For the longest time, vegans got the short end of the culinary stick in this town. Ethos Vegan Kitchen and various South Indian joints were the only major players in a game most restaurateurs seemingly just didn't want to play. Well, we're beginning to see a crowded field of plant-based restaurants sprouting across the city – Daya and the Sanctum newly joining Ethos and Loving Hut, to name a few – much to the delight of our city's herbivores, locavores and flexitarians. At Market on South, the triumvirate of Dixie Dharma, Valhalla Bakery and Humble Bumble Kombucha are part of more than just a locus for plant-based dining and drinking; they've created a cultural hub for "-vores" of all sorts.
Mornings are really all about the doughnuts – oh, those square doughnuts – at Valhalla Bakery. Owner Celine Duvoisin (described as a "magical unicorn kitchen witch" by food editor Jessica Bryce Young) didn't intend Valhalla to morph into one of the hottest doughnut haunts in town, but it has. Sugar fiends follow Valhalla's Instagram feed to track the wild flavor inventory ($3); glazed and Biscoff are my personal faves. They're so popular that Duvoisin plans to open a shop called Valkyrie Doughnuts in a yet-to-be-disclosed location near UCF. It's seriously hard to believe that no eggs or butter go into her doughnuts, or fresh berry fruit tarts ($7), or chocolate-lavender cupcakes ($3). Yep, they're 100 percent vegan, but don't worry – 100 percent unhealthy as well. Ditto with the Nanaimo bars ($4). These rich, dense, creamy dessert bars showcase her skills as a confectioner and her passion as a Canadian, though I'm eager to sample her vegan butter tarts (another Canadian fave).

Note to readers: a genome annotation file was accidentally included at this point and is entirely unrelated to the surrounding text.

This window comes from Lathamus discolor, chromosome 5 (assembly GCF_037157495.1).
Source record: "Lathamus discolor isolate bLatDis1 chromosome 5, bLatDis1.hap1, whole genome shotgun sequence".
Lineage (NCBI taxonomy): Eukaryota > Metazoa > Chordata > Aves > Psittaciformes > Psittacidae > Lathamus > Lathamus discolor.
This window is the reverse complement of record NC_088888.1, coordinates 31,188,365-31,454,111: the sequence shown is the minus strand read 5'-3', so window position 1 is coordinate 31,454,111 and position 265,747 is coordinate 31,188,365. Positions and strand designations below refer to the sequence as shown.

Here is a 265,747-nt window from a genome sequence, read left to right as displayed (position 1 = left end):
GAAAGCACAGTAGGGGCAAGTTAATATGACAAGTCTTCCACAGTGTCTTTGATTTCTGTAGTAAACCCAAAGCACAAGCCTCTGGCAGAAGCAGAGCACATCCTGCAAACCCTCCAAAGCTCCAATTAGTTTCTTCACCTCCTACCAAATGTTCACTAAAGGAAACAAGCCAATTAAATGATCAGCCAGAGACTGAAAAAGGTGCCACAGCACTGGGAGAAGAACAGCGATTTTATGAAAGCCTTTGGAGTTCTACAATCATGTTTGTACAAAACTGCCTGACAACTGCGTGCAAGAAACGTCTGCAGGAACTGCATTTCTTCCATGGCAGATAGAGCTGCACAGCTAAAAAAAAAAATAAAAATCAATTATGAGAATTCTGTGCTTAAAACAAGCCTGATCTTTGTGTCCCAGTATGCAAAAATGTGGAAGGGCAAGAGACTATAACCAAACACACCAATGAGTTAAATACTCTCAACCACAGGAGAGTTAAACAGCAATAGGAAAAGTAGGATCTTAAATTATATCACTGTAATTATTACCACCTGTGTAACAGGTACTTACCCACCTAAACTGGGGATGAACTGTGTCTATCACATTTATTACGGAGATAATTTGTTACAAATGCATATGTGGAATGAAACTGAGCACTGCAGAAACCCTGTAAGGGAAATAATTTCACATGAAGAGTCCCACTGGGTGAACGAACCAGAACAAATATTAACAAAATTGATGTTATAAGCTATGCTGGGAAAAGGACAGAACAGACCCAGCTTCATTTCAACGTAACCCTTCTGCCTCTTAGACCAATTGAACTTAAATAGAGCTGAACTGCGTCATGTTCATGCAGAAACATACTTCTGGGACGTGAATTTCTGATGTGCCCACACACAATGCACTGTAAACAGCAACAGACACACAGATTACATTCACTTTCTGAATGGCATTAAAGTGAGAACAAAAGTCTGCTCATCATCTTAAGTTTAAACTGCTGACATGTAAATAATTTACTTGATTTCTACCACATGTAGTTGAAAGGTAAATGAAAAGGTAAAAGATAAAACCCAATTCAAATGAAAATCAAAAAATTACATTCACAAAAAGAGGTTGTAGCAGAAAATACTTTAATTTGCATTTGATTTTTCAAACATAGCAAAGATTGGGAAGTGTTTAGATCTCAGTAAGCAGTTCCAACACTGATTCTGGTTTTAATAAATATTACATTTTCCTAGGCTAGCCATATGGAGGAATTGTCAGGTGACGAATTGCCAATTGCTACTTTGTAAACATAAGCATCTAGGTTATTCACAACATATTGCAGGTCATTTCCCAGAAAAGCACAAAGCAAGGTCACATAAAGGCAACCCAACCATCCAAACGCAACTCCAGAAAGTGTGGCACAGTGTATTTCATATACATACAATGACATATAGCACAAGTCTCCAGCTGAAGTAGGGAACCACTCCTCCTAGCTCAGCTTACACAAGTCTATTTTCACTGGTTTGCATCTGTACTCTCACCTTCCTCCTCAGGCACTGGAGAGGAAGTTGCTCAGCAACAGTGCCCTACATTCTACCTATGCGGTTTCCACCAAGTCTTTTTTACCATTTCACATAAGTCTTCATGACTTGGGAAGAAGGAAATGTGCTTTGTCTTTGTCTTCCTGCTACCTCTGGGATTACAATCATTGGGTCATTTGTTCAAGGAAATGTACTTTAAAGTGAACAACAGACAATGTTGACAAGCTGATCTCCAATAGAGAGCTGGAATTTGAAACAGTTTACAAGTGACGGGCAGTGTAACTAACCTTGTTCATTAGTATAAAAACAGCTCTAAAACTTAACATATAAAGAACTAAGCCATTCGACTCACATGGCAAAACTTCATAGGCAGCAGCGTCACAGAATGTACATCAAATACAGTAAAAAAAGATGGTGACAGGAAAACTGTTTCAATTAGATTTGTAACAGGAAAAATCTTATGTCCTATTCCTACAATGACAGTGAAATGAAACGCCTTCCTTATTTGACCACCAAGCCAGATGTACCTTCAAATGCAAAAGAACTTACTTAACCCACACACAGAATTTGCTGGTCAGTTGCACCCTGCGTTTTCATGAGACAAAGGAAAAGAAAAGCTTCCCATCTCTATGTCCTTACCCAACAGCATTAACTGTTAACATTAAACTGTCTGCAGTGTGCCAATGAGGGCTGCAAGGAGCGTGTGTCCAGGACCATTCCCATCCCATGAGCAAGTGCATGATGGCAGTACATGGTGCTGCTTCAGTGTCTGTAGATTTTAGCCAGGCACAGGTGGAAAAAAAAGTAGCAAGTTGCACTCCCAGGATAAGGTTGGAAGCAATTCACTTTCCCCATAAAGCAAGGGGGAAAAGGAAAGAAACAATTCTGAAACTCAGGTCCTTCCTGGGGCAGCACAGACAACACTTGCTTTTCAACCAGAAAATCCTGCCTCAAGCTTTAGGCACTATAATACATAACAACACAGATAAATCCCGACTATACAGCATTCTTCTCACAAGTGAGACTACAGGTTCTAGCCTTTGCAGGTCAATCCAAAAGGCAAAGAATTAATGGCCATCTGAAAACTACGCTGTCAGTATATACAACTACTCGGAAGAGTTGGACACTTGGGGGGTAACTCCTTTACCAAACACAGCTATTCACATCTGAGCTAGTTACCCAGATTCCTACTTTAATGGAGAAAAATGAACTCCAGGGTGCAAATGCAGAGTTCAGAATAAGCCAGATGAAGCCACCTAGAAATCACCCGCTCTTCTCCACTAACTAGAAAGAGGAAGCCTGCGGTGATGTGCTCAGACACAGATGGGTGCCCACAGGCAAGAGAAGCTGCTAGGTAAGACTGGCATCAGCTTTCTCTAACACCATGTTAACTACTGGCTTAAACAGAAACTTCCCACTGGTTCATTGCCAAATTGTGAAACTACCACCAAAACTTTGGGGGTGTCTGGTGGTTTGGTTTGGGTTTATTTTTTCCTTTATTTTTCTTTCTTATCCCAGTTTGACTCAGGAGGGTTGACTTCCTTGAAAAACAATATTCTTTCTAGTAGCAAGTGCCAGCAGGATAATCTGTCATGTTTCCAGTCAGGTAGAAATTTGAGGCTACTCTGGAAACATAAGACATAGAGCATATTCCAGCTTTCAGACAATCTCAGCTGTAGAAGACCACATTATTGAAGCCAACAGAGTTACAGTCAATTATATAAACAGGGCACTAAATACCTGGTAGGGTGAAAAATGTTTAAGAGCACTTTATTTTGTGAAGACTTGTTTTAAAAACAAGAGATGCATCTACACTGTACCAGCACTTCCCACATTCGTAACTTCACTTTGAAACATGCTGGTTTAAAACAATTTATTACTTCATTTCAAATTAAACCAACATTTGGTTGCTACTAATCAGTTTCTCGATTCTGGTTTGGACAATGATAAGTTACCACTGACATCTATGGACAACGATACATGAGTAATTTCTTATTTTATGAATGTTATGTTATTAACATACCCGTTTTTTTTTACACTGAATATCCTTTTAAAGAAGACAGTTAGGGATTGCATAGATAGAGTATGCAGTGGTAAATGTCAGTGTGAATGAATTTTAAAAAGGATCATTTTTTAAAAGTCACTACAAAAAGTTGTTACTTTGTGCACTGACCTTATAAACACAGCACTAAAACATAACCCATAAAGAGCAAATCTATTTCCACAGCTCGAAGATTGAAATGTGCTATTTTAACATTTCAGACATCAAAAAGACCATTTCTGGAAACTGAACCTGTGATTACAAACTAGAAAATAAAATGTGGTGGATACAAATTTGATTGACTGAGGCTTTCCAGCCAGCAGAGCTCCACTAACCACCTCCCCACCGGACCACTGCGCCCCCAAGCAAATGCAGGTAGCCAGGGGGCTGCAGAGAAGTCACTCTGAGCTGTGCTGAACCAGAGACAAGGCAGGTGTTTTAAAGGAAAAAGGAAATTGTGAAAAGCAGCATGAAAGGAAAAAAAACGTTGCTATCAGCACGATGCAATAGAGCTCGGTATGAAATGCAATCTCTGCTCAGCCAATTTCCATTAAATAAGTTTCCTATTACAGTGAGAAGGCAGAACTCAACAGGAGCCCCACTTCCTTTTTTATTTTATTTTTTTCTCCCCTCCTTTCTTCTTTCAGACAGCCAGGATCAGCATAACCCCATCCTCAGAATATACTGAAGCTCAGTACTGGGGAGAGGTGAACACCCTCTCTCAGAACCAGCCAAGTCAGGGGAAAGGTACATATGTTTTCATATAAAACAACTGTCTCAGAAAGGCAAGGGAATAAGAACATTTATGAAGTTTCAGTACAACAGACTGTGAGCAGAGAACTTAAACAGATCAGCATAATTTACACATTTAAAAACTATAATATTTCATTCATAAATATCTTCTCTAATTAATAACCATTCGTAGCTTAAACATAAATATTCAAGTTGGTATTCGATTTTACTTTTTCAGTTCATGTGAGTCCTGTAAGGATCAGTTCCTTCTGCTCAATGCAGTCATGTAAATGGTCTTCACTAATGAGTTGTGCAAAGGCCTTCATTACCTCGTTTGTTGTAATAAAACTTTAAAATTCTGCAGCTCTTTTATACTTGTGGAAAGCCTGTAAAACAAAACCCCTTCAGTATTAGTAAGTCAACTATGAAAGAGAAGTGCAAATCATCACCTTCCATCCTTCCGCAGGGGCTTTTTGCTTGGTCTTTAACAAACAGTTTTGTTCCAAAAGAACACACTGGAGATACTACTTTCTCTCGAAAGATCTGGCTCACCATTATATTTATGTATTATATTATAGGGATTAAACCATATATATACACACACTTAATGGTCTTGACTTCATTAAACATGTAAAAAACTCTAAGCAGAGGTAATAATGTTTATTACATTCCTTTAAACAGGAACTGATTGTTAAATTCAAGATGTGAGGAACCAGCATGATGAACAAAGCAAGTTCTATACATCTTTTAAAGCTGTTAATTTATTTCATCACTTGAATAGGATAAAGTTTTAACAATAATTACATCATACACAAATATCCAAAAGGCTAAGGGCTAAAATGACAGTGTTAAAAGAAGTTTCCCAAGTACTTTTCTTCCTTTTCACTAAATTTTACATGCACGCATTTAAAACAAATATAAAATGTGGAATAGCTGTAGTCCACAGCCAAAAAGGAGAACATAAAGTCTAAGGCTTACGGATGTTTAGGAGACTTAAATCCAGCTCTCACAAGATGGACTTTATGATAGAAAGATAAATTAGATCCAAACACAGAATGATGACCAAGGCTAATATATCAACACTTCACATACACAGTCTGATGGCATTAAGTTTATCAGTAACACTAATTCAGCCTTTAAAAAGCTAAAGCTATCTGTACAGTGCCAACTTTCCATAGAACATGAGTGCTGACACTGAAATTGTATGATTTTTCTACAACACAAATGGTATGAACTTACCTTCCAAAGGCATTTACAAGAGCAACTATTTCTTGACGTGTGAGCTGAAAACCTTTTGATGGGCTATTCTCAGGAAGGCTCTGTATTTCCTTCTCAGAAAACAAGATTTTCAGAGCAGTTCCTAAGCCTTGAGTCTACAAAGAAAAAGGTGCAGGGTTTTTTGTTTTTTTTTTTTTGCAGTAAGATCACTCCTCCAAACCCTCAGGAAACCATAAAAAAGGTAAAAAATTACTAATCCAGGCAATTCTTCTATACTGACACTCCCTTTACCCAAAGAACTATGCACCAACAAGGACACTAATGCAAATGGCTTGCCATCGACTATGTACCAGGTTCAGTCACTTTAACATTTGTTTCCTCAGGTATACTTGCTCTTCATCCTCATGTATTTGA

One thing she promises in all her desserts – no kale. If it's the leafy crucifer you desire, the Hail Kale salad ($8) will give you more than 1,000 percent of your daily recommended intake of vitamin K. Blackened corn, pickled watermelon rind, red onion and superb house-made croutons were all fine and dandy, but it needed a sweet element – apples perhaps, or watermelon. Adding tempeh bacon ($3) makes an already filling salad all the more so.
Shaun Noonan oversees the vegan victuals, and many are holdovers from the Dixie Dharma food truck days. The Georgia peach sloppy joe ($11) is a properly sloppy mess fashioned from TVP (textured vegetable protein), and we quite enjoyed it with a side of diced home fries in chimichurri sauce and Creole seasoning ($1; $3 a la carte). The side of vegan mac & cheese ($1; $3 a la carte) was gooey, garlicky and an ideally comforting accompaniment to the "meaty" Carolina BBQ pulled jackfruit sandwich ($12). Of particular note was the buttery (in a vegan way) Texas toast graced with shavings of preserved lemon. More Southern comfort is offered in the form of a fried green tomato sandwich ($11) on that same Texas toast. Chow-chow provides a tang, and an eggplant remoulade a little smoke. If you're looking for an appropriate side, crispy Brussels sprouts ($1; $3 a la carte) are your best bet.
Admittedly, I am not a fan of kombucha – two sips of the citrus-and-lavender-flavored live culture were enough for me, thank you very much. Personally, I'd rather a juicemonger set up shop here.
As far as the space is concerned, there's no attempt at a pretentious rusticity or forced modernity in the design or decor. They keep it pretty real and, as befits a vegan market, down to earth.
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